WASHINGTON – U.S. Senator Tammy Baldwin today joined a letter led by Majority Whip Dick Durbin (D-IL) to Food and Drug Administration (FDA) Commissioner Dr. Robert Califf urging the FDA to immediately remove all unreviewed e-cigarettes from store shelves until the agency completes its public health review of these vaping products.  Currently, addictive, kid-friendly e-cigarettes like JUUL are on the market illegally but are being granted a free pass to be sold due to FDA’s decision to grant enforcement discretion. The court-ordered deadline for FDA to finish reviewing e-cigarette applications was September 9, 2021, more than eight months ago—leaving dangerous, kid-friendly e-cigarettes available on store shelves to hook children.

Last Friday, FDA submitted an update on the agency’s long-overdue review of e-cigarette applications. In it, FDA admitted it will not finish reviewing e-cigarettes until July 2023—nearly two years past the court’s deadline. JUUL and other e-cigarettes that get kids hooked on nicotine—and which have not received an authorization from FDA—may continue being sold for more than a year.

 “Millions of children today are hooked on e-cigarettes promoted by some of the largest tobacco corporations in the country. After years of delay and inaction that allowed these products to proliferate and addict kids across America, the U.S. District Court of the District of Maryland ordered the Food and Drug Administration (FDA) to finally begin enforcing its own deeming rule to regulate these addictive, kid-friendly vaping products,” the Senators wrote. Along with Baldwin and Durbin, the letter was also signed by Senators Tammy Duckworth (D-IL), Sherrod Brown (D-OH), Elizabeth Warren (D-MA), Ed Markey (D-MA), Tina Smith (D-MN), Richard Blumenthal (D-CT), Jack Reed (D-RI), Jeff Merkley (D-OR), and Sheldon Whitehouse (D-RI).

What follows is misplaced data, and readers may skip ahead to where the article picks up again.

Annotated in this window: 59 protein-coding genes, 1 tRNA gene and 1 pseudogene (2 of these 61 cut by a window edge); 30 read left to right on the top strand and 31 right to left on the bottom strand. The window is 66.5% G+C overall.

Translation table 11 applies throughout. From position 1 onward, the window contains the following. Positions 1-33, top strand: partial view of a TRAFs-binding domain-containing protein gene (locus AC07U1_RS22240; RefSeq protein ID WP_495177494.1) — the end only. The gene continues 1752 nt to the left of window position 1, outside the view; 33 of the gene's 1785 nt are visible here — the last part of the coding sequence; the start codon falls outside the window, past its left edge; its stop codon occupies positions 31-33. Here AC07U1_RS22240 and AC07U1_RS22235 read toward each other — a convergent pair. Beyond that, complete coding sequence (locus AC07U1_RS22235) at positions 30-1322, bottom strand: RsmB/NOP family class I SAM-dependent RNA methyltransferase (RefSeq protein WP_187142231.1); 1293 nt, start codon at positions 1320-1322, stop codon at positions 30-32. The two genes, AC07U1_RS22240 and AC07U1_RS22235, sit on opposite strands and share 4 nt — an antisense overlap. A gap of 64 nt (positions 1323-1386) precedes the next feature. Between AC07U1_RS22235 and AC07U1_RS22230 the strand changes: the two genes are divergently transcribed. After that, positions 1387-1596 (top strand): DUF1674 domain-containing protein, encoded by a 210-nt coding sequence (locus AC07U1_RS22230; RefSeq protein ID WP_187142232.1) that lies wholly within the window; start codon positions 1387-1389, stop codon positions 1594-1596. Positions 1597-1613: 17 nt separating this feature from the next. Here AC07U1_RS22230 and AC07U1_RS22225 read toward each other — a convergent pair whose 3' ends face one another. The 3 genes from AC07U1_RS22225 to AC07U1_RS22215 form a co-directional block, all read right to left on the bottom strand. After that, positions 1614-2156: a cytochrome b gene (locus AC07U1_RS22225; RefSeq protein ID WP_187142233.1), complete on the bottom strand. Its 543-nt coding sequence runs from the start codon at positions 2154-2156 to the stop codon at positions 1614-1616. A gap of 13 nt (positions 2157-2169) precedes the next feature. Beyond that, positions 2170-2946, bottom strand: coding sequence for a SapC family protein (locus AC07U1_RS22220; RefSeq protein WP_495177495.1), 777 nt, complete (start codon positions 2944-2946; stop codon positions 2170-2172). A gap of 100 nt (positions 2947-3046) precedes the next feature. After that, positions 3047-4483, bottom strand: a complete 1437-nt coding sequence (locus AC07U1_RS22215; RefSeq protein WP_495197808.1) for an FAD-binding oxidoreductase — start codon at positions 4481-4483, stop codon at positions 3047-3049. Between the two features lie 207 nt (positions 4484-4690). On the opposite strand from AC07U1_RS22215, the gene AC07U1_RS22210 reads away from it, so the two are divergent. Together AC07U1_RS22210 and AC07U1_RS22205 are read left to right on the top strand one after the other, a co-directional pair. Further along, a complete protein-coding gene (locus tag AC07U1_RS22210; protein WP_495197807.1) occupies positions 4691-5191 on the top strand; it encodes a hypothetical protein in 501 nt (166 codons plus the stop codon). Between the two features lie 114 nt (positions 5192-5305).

“We recognize that FDA has finished its review of the majority of e-cigarette applications, including rejecting millions of flagrantly kid-friendly flavored e-cigarettes. However, we are disappointed that FDA has blown past the court-ordered deadline of September 9, 2021, for many of the e-cigarettes with the greatest market share.  Notably, FDA still has not reviewed JUUL, the company arguably most responsible for causing the youth vaping epidemic—allowing unreviewed, unauthorized nicotine products to remain on the market, free to prey upon children.” the Senators continued.

In March, Baldwin joined a bipartisan letter with 14 of her colleagues calling on FDA to finish its review of e-cigarettes immediately; reject applications for e-cigarettes, especially kid-friendly flavors, that do not prove they will benefit the public health; and clear the market of all unapproved e-cigarettes.

The FDA’s and Centers for Disease Control (CDC) and Prevention’s National Youth Tobacco Survey found that more than two million youth used e-cigarettes in 2021. The National Institute on Drug Abuse’s Monitoring the Future survey found that 19.6 percent of high school seniors used e-cigarettes last year. Approximately 85 percent of youth e-cigarette users report using flavored products.